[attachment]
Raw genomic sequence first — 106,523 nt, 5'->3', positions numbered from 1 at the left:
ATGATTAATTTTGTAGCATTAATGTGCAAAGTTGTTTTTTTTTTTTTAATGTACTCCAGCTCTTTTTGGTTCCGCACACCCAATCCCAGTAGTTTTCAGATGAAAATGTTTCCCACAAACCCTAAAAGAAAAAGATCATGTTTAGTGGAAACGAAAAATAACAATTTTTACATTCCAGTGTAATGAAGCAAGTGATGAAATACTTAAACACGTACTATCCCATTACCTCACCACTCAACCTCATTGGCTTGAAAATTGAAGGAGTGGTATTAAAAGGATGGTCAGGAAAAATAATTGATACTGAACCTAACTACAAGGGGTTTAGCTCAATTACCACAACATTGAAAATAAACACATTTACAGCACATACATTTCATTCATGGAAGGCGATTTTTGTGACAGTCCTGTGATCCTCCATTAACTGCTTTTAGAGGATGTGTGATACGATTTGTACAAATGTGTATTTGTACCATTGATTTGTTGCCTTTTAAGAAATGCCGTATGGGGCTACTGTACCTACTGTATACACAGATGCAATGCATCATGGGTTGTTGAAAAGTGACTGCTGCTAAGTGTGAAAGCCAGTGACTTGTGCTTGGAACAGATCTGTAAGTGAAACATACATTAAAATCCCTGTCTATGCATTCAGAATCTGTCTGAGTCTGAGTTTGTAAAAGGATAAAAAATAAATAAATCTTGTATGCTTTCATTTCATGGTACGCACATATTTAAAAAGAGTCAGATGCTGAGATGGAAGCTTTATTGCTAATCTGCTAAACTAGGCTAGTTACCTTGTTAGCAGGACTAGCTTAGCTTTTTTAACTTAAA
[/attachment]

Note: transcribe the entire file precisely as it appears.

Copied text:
Raw genomic sequence first — 106,523 nt, 5'->3', positions numbered from 1 at the left:
ATGATTAATTTTGTAGCATTAATGTGCAAAGTTGTTTTTTTTTTTTTAATGTACTCCAGCTCTTTTTGGTTCCGCACACCCAATCCCAGTAGTTTTCAGATGAAAATGTTTCCCACAAACCCTAAAAGAAAAAGATCATGTTTAGTGGAAACGAAAAATAACAATTTTTACATTCCAGTGTAATGAAGCAAGTGATGAAATACTTAAACACGTACTATCCCATTACCTCACCACTCAACCTCATTGGCTTGAAAATTGAAGGAGTGGTATTAAAAGGATGGTCAGGAAAAATAATTGATACTGAACCTAACTACAAGGGGTTTAGCTCAATTACCACAACATTGAAAATAAACACATTTACAGCACATACATTTCATTCATGGAAGGCGATTTTTGTGACAGTCCTGTGATCCTCCATTAACTGCTTTTAGAGGATGTGTGATACGATTTGTACAAATGTGTATTTGTACCATTGATTTGTTGCCTTTTAAGAAATGCCGTATGGGGCTACTGTACCTACTGTATACACAGATGCAATGCATCATGGGTTGTTGAAAAGTGACTGCTGCTAAGTGTGAAAGCCAGTGACTTGTGCTTGGAACAGATCTGTAAGTGAAACATACATTAAAATCCCTGTCTATGCATTCAGAATCTGTCTGAGTCTGAGTTTGTAAAAGGATAAAAAATAAATAAATCTTGTATGCTTTCATTTCATGGTACGCACATATTTAAAAAGAGTCAGATGCTGAGATGGAAGCTTTATTGCTAATCTGCTAAACTAGGCTAGTTACCTTGTTAGCAGGACTAGCTTAGCTTTTTTAACTTAAA